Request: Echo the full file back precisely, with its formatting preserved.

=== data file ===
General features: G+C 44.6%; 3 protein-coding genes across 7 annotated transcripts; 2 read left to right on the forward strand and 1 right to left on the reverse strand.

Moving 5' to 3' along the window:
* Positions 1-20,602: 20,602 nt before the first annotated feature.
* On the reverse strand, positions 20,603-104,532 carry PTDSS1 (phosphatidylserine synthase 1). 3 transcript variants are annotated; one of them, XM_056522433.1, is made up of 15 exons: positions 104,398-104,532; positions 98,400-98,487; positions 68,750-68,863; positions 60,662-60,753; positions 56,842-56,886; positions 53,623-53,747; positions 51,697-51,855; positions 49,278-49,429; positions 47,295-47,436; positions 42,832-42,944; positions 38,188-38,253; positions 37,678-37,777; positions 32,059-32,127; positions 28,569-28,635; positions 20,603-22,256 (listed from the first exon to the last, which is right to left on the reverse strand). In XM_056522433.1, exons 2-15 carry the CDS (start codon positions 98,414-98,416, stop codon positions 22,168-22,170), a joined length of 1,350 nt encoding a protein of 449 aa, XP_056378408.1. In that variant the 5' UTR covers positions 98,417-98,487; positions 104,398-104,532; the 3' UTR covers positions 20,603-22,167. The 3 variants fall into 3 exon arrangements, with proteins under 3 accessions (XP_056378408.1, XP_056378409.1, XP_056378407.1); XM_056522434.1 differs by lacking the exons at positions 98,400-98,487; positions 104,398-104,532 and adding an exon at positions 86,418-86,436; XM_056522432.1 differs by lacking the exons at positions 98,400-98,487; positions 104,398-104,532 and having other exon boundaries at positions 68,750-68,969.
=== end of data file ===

General features: G+C 44.6%; 3 protein-coding genes across 7 annotated transcripts; 2 read left to right on the forward strand and 1 right to left on the reverse strand.

Moving 5' to 3' along the window:
* Positions 1-20,602: 20,602 nt before the first annotated feature.
* On the reverse strand, positions 20,603-104,532 carry PTDSS1 (phosphatidylserine synthase 1). 3 transcript variants are annotated; one of them, XM_056522433.1, is made up of 15 exons: positions 104,398-104,532; positions 98,400-98,487; positions 68,750-68,863; positions 60,662-60,753; positions 56,842-56,886; positions 53,623-53,747; positions 51,697-51,855; positions 49,278-49,429; positions 47,295-47,436; positions 42,832-42,944; positions 38,188-38,253; positions 37,678-37,777; positions 32,059-32,127; positions 28,569-28,635; positions 20,603-22,256 (listed from the first exon to the last, which is right to left on the reverse strand). In XM_056522433.1, exons 2-15 carry the CDS (start codon positions 98,414-98,416, stop codon positions 22,168-22,170), a joined length of 1,350 nt encoding a protein of 449 aa, XP_056378408.1. In that variant the 5' UTR covers positions 98,417-98,487; positions 104,398-104,532; the 3' UTR covers positions 20,603-22,167. The 3 variants fall into 3 exon arrangements, with proteins under 3 accessions (XP_056378408.1, XP_056378409.1, XP_056378407.1); XM_056522434.1 differs by lacking the exons at positions 98,400-98,487; positions 104,398-104,532 and adding an exon at positions 86,418-86,436; XM_056522432.1 differs by lacking the exons at positions 98,400-98,487; positions 104,398-104,532 and having other exon boundaries at positions 68,750-68,969.